This tour can be combined with our Birding Tour Malaysia: Peninsular Malaysia 2019 tour. 

 

Itinerary (12 days/11 nights) 

Day 1. Arrival in Kota Kinabalu

Your international flight arrives any time in the morning and you will be transferred to your hotel. Then we meet for lunch at the hotel lobby at 1 p.m. and we can start birding at 2 p.m. We can go birding around the Tanjung Aru beach to look for Blue-naped Parrot, Pied Triller, and other birds that we won’t encounter for the rest of the trip.

Overnight: Hotel Dreamtel, Kota Kinabalu 

Day 2. Tambunan Rafflesia Centre, transfer to Kinabalu National Park

Early morning (usually around 5 a.m.) we will take a packed breakfast and transfer to Kinabalu National Park, a UNESCO World Heritage Site. En route we will stop at the Tambunan Rafflesia Centre and Gunung Alap in the Crocker Range. Here we will be birding for the whole morning, hoping to see, among others, a number of Bornean endemics such as Whitehead’s Spiderhunter, Bornean, Mountain, and Golden-naped Barbets, Bornean Treepie, Chestnut-crested Yuhina, Bare-headed Laughingthrush, and Bornean Bulbul, as well as Ochraceous, Cinereous, and Flavescent Bulbuls (the Bornean subspecies of the latter is known as Pale-faced Bulbul), Chestnut-capped Laughingthrush, and Blyth’s Shrike-babbler.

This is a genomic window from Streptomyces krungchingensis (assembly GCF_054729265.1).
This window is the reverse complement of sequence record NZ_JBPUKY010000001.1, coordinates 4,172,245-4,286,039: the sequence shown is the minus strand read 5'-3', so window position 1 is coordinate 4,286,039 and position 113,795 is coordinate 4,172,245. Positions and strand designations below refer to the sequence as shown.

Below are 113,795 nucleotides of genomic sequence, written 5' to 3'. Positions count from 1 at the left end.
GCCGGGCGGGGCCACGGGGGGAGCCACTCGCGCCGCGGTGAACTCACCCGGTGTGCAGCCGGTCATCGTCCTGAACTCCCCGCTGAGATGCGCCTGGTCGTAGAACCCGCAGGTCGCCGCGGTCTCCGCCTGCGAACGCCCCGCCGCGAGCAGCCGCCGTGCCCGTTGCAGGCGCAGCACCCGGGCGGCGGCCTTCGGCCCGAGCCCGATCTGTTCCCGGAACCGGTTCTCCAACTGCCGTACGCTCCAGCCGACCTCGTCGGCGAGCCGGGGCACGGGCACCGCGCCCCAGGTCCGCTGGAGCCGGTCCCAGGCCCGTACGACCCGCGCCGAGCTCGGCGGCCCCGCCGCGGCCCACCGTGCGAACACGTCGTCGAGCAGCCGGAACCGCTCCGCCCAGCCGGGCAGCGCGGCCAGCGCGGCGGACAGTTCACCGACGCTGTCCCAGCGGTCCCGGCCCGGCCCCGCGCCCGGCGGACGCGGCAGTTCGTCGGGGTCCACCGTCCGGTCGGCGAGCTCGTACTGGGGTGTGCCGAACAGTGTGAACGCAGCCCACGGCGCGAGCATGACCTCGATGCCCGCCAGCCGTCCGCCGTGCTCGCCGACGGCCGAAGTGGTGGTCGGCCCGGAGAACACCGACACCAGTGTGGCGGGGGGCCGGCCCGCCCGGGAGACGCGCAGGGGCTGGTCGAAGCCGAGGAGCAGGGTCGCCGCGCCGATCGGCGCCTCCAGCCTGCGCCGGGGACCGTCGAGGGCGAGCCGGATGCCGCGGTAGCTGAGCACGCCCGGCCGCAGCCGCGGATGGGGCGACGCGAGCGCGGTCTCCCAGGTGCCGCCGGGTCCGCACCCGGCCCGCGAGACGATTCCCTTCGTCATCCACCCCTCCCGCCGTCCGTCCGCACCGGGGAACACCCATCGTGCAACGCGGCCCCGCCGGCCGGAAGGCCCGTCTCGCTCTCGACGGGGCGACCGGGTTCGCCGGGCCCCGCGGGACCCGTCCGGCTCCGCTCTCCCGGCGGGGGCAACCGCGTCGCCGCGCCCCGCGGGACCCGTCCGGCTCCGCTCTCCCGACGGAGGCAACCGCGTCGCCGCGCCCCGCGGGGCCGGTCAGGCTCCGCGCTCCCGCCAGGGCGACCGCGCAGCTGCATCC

From here we’ll make our way into the mountains to Kinabalu National Park. We will be based for three nights in Kundasang, a small village very close to the entrance to the park.

Overnight: Kinabalu Pine Resort, Kundasang

Day 3. Birding Kinabalu National Park

Today we will explore the network of forested trails around the headquarters of Kinabalu National Park on the forest-draped slopes of Mount Kinabalu. This mountain is the highest peak between the Himalayas and the tall ranges of New Guinea. Its huge granite massif holds a spectacular avifauna, with plenty of endemics for us to enjoy. Among these we hope to find Whitehead’s Trogon, Whitehead’s Broadbill, Fruithunter, Golden-naped Barbet, Crimson-headed and Red-breasted Partridges, Bornean Swiftlet, Bornean Treepie, Bornean Stubtail, Bornean Green Magpie, Bornean Forktail, Eye-browed Jungle Flycatcher, Black-sided Flowerpecker, Bare-headed Laughingthrush, Mountain Wren-Babbler, Bornean Whistler, Chestnut-crested Yuhina, and Everett’s Thrush.

But certainly we will also be on the lookout for other enticing species, some perhaps even found in mixed feeding flocks, like Ochraceous and Cinereous Bulbuls, Chestnut-capped and Sunda Laughingthrushes, Blyth’s Shrike-babbler, Mountain Leaf Warbler, Yellow-breasted Warbler, Sunda Bush Warbler, White-throated Fantail, Temminck’s Sunbird, and Black-and-crimson Oriole, to name just a few.

The large mammal fauna is poor on Mount Kinabalu, but there is a delightful host of squirrels and tree shrews to look for.

Overnight: Kinabalu Pine Resort, Kundasang

Day 4. Birding Kinabalu National Park